What is program implementation fidelity?

In its simplest form, implementation fidelity, sometimes called adherence or integrity, refers to how the program is implemented in relation to its initial design, the delivery of all of the program's key components, and the use of protocols and tools specific to the program.

(Mihalic, 2004b)

Although some authors have made recommendations for the adaptation of programs (Rogers, 1995), the majority of data collected from meta-analyses and evaluations demonstrate that programs implemented with greater fidelity have a greater likelihood of producing the expected changes (Fixsen et al., 2009; Mihalic et al., 2004b). According to Perepletchikova and Kazdin (2005), an implementation fidelity rate over 80% indicates a high-fidelity implementation (in Stern et al., 2008). Various factors affect the level of fidelity and the following elements help maintain a high level of fidelity in program implementation: staff training, well-developed program manuals, organizational support, supervision, and program monitoring (Stern et al., 2008).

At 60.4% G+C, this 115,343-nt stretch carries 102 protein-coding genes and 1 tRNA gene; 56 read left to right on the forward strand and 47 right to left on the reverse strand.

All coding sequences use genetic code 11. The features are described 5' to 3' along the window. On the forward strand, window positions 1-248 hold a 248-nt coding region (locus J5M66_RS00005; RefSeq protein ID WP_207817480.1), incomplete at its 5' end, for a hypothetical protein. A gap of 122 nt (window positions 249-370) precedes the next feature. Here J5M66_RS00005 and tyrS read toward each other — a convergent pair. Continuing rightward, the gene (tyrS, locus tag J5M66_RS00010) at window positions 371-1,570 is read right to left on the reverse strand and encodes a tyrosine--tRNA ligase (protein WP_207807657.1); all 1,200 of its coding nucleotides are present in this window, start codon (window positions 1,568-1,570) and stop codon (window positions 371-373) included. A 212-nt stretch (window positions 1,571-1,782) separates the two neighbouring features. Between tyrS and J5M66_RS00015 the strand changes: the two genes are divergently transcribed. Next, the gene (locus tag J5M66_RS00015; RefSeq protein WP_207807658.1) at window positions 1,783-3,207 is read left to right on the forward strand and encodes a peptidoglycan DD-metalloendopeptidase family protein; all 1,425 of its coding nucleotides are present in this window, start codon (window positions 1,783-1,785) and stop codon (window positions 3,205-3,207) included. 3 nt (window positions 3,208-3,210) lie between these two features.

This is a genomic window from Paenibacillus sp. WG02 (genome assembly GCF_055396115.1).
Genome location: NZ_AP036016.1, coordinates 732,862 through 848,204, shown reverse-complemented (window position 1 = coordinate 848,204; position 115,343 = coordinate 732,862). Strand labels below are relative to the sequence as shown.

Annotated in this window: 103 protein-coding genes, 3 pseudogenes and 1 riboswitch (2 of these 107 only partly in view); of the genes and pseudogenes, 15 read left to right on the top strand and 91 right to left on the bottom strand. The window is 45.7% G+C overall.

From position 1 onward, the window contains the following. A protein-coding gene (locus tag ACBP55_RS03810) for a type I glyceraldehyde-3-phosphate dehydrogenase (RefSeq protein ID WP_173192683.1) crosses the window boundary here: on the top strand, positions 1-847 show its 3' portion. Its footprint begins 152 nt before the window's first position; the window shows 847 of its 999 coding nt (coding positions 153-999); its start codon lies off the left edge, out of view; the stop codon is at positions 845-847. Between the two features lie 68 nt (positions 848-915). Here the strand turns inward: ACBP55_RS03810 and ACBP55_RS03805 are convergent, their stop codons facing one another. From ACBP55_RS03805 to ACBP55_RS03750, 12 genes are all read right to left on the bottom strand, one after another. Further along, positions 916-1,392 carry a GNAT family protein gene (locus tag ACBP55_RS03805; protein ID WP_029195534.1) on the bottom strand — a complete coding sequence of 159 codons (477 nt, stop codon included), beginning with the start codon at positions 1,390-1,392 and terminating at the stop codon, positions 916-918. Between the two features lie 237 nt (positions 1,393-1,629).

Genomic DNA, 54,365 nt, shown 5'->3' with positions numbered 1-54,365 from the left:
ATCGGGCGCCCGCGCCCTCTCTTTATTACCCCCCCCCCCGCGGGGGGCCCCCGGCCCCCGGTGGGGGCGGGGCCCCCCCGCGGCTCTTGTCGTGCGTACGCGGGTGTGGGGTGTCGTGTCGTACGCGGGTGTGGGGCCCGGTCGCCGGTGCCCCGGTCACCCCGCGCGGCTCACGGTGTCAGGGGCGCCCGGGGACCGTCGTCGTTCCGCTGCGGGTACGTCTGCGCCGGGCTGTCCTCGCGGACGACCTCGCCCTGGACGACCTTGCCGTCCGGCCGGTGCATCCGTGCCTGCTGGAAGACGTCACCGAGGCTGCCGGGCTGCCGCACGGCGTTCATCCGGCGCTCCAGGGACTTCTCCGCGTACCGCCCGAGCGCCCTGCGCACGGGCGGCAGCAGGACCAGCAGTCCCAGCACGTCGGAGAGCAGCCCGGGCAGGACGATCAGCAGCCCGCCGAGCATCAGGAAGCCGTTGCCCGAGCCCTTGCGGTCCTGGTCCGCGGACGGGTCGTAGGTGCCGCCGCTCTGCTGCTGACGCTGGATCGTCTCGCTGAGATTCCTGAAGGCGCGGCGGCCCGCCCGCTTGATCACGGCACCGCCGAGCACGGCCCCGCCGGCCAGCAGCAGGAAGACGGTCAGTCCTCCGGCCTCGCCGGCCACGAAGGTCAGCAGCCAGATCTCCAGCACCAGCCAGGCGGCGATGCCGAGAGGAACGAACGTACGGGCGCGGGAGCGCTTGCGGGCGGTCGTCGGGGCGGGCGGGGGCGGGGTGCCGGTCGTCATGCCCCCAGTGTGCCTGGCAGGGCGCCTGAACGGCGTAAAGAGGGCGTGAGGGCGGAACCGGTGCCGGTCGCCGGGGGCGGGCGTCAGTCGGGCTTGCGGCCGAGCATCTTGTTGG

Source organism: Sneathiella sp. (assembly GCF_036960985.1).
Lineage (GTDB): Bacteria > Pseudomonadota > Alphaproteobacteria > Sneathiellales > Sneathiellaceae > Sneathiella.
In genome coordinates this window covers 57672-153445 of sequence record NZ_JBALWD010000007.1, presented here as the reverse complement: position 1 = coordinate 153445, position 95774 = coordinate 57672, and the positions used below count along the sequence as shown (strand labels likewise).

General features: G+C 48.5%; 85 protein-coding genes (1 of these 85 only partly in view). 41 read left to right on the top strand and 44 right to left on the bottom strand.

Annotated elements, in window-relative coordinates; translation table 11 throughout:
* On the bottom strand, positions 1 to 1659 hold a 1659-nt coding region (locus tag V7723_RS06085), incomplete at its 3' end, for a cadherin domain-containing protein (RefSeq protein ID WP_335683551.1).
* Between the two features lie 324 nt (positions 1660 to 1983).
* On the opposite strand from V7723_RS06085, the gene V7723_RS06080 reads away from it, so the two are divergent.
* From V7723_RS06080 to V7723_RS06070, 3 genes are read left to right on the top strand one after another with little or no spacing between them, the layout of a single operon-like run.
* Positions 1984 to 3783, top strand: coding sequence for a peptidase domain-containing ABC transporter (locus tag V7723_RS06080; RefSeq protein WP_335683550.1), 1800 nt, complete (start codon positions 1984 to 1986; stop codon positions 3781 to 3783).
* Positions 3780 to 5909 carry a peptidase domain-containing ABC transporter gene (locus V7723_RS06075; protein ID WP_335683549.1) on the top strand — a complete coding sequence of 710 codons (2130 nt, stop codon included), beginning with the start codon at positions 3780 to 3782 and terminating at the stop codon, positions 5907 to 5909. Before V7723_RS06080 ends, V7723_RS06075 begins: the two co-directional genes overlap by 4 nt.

The Washington State Institute for Public Policy Evaluation (Washington, United States) conducted a study on the Functional Family Therapy (FFT) program comparing the recidivism rate of participants (followed over 18 months) correlated with practitioners' adherence to the program. Results are clear: the more practitioners adhered to the program, the lower the recidivism rate:

Five aspects of fidelity

The definition of fidelity proposed by the Center for Substance Abuse Prevention (CSAP, 2001) is the degree to which the elements of a program, as designed by its developer, match its actual implementation by an organization. Based on this definition, program fidelity is measured according to five variables (Dane & Schneider, 1998 in Mihalic, 2004b):

Program adaptations